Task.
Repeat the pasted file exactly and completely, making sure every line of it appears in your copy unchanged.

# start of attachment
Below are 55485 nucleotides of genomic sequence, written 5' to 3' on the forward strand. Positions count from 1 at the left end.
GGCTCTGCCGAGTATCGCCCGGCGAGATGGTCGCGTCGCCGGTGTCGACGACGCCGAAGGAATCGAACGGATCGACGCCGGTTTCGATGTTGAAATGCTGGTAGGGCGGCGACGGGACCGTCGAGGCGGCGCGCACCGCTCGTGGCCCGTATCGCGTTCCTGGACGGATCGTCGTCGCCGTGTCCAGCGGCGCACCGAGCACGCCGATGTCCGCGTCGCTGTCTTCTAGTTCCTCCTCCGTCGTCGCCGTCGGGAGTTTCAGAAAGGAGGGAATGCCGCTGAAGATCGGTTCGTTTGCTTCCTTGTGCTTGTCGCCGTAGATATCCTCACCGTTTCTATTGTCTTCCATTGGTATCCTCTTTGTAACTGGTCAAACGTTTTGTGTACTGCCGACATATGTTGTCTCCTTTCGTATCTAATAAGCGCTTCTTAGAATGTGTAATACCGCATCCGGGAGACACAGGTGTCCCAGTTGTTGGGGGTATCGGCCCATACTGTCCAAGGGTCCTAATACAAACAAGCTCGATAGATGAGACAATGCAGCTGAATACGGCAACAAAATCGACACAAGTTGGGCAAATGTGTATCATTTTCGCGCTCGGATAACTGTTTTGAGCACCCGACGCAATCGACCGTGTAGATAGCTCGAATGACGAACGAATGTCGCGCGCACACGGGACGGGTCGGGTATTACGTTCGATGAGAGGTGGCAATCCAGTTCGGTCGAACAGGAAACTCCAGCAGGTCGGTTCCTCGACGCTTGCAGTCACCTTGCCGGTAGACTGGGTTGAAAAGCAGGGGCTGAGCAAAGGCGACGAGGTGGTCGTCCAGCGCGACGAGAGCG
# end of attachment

Below are 55485 nucleotides of genomic sequence, written 5' to 3' on the forward strand. Positions count from 1 at the left end.
GGCTCTGCCGAGTATCGCCCGGCGAGATGGTCGCGTCGCCGGTGTCGACGACGCCGAAGGAATCGAACGGATCGACGCCGGTTTCGATGTTGAAATGCTGGTAGGGCGGCGACGGGACCGTCGAGGCGGCGCGCACCGCTCGTGGCCCGTATCGCGTTCCTGGACGGATCGTCGTCGCCGTGTCCAGCGGCGCACCGAGCACGCCGATGTCCGCGTCGCTGTCTTCTAGTTCCTCCTCCGTCGTCGCCGTCGGGAGTTTCAGAAAGGAGGGAATGCCGCTGAAGATCGGTTCGTTTGCTTCCTTGTGCTTGTCGCCGTAGATATCCTCACCGTTTCTATTGTCTTCCATTGGTATCCTCTTTGTAACTGGTCAAACGTTTTGTGTACTGCCGACATATGTTGTCTCCTTTCGTATCTAATAAGCGCTTCTTAGAATGTGTAATACCGCATCCGGGAGACACAGGTGTCCCAGTTGTTGGGGGTATCGGCCCATACTGTCCAAGGGTCCTAATACAAACAAGCTCGATAGATGAGACAATGCAGCTGAATACGGCAACAAAATCGACACAAGTTGGGCAAATGTGTATCATTTTCGCGCTCGGATAACTGTTTTGAGCACCCGACGCAATCGACCGTGTAGATAGCTCGAATGACGAACGAATGTCGCGCGCACACGGGACGGGTCGGGTATTACGTTCGATGAGAGGTGGCAATCCAGTTCGGTCGAACAGGAAACTCCAGCAGGTCGGTTCCTCGACGCTTGCAGTCACCTTGCCGGTAGACTGGGTTGAAAAGCAGGGGCTGAGCAAAGGCGACGAGGTGGTCGTCCAGCGCGACGAGAGCG